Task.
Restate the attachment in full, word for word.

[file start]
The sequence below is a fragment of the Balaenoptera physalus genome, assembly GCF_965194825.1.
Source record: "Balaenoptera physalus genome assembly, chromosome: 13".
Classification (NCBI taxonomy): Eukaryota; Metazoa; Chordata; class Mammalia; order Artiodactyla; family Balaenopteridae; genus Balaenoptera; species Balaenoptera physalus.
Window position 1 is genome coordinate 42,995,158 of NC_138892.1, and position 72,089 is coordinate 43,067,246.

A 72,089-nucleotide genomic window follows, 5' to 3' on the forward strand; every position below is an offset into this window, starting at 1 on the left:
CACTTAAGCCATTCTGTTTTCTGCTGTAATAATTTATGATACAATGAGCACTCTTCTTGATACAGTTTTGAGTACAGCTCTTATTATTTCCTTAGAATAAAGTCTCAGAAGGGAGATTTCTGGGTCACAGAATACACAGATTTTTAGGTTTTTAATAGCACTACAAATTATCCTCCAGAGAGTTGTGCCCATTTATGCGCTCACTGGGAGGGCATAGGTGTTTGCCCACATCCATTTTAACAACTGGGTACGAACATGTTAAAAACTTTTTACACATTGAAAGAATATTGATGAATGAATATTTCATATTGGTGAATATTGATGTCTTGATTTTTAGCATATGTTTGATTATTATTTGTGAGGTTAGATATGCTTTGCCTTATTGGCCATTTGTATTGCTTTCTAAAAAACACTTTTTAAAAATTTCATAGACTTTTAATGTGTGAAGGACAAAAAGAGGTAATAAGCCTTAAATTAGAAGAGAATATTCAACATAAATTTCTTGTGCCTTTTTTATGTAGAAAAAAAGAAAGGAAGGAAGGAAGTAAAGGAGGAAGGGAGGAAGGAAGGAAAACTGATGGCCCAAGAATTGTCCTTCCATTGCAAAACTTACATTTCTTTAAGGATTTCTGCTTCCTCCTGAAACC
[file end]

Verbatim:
The sequence below is a fragment of the Balaenoptera physalus genome, assembly GCF_965194825.1.
Source record: "Balaenoptera physalus genome assembly, chromosome: 13".
Classification (NCBI taxonomy): Eukaryota; Metazoa; Chordata; class Mammalia; order Artiodactyla; family Balaenopteridae; genus Balaenoptera; species Balaenoptera physalus.
Window position 1 is genome coordinate 42,995,158 of NC_138892.1, and position 72,089 is coordinate 43,067,246.

A 72,089-nucleotide genomic window follows, 5' to 3' on the forward strand; every position below is an offset into this window, starting at 1 on the left:
CACTTAAGCCATTCTGTTTTCTGCTGTAATAATTTATGATACAATGAGCACTCTTCTTGATACAGTTTTGAGTACAGCTCTTATTATTTCCTTAGAATAAAGTCTCAGAAGGGAGATTTCTGGGTCACAGAATACACAGATTTTTAGGTTTTTAATAGCACTACAAATTATCCTCCAGAGAGTTGTGCCCATTTATGCGCTCACTGGGAGGGCATAGGTGTTTGCCCACATCCATTTTAACAACTGGGTACGAACATGTTAAAAACTTTTTACACATTGAAAGAATATTGATGAATGAATATTTCATATTGGTGAATATTGATGTCTTGATTTTTAGCATATGTTTGATTATTATTTGTGAGGTTAGATATGCTTTGCCTTATTGGCCATTTGTATTGCTTTCTAAAAAACACTTTTTAAAAATTTCATAGACTTTTAATGTGTGAAGGACAAAAAGAGGTAATAAGCCTTAAATTAGAAGAGAATATTCAACATAAATTTCTTGTGCCTTTTTTATGTAGAAAAAAAGAAAGGAAGGAAGGAAGTAAAGGAGGAAGGGAGGAAGGAAGGAAAACTGATGGCCCAAGAATTGTCCTTCCATTGCAAAACTTACATTTCTTTAAGGATTTCTGCTTCCTCCTGAAACC